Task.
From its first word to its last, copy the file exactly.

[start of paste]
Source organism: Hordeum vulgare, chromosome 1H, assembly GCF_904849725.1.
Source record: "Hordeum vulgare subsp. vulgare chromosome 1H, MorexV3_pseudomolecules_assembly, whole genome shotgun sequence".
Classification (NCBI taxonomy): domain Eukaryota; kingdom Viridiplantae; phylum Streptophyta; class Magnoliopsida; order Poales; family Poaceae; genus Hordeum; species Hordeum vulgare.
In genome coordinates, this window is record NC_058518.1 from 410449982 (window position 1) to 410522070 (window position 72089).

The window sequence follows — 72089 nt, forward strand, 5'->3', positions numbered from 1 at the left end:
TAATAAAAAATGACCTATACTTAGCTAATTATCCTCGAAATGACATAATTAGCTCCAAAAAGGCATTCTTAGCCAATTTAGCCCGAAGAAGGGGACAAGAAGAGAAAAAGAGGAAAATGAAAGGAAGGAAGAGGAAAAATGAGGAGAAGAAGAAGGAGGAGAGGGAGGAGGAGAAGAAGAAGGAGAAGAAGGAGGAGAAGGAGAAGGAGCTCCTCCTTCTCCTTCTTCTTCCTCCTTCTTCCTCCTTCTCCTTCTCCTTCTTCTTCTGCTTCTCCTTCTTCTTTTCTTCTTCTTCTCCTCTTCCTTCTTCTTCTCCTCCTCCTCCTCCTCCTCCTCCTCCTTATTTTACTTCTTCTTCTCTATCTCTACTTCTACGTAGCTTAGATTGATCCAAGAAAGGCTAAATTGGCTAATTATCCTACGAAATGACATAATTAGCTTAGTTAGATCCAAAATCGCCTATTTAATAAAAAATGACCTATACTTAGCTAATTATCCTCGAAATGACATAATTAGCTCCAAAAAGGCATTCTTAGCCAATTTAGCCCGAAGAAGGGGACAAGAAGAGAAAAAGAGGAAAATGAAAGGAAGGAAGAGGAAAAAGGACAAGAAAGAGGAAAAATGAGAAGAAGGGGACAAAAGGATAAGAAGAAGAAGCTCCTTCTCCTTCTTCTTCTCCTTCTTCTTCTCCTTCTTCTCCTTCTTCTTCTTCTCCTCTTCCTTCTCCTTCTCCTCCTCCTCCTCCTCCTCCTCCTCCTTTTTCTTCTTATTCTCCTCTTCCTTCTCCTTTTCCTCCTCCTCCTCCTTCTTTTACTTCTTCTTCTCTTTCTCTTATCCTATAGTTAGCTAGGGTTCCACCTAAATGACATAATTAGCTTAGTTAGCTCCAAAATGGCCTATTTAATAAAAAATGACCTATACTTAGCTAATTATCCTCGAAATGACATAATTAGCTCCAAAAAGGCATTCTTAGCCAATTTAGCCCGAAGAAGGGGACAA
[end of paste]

Source organism: Hordeum vulgare, chromosome 1H, assembly GCF_904849725.1.
Source record: "Hordeum vulgare subsp. vulgare chromosome 1H, MorexV3_pseudomolecules_assembly, whole genome shotgun sequence".
Classification (NCBI taxonomy): domain Eukaryota; kingdom Viridiplantae; phylum Streptophyta; class Magnoliopsida; order Poales; family Poaceae; genus Hordeum; species Hordeum vulgare.
In genome coordinates, this window is record NC_058518.1 from 410449982 (window position 1) to 410522070 (window position 72089).

The window sequence follows — 72089 nt, forward strand, 5'->3', positions numbered from 1 at the left end:
TAATAAAAAATGACCTATACTTAGCTAATTATCCTCGAAATGACATAATTAGCTCCAAAAAGGCATTCTTAGCCAATTTAGCCCGAAGAAGGGGACAAGAAGAGAAAAAGAGGAAAATGAAAGGAAGGAAGAGGAAAAATGAGGAGAAGAAGAAGGAGGAGAGGGAGGAGGAGAAGAAGAAGGAGAAGAAGGAGGAGAAGGAGAAGGAGCTCCTCCTTCTCCTTCTTCTTCCTCCTTCTTCCTCCTTCTCCTTCTCCTTCTTCTTCTGCTTCTCCTTCTTCTTTTCTTCTTCTTCTCCTCTTCCTTCTTCTTCTCCTCCTCCTCCTCCTCCTCCTCCTCCTTATTTTACTTCTTCTTCTCTATCTCTACTTCTACGTAGCTTAGATTGATCCAAGAAAGGCTAAATTGGCTAATTATCCTACGAAATGACATAATTAGCTTAGTTAGATCCAAAATCGCCTATTTAATAAAAAATGACCTATACTTAGCTAATTATCCTCGAAATGACATAATTAGCTCCAAAAAGGCATTCTTAGCCAATTTAGCCCGAAGAAGGGGACAAGAAGAGAAAAAGAGGAAAATGAAAGGAAGGAAGAGGAAAAAGGACAAGAAAGAGGAAAAATGAGAAGAAGGGGACAAAAGGATAAGAAGAAGAAGCTCCTTCTCCTTCTTCTTCTCCTTCTTCTTCTCCTTCTTCTCCTTCTTCTTCTTCTCCTCTTCCTTCTCCTTCTCCTCCTCCTCCTCCTCCTCCTCCTCCTTTTTCTTCTTATTCTCCTCTTCCTTCTCCTTTTCCTCCTCCTCCTCCTTCTTTTACTTCTTCTTCTCTTTCTCTTATCCTATAGTTAGCTAGGGTTCCACCTAAATGACATAATTAGCTTAGTTAGCTCCAAAATGGCCTATTTAATAAAAAATGACCTATACTTAGCTAATTATCCTCGAAATGACATAATTAGCTCCAAAAAGGCATTCTTAGCCAATTTAGCCCGAAGAAGGGGACAA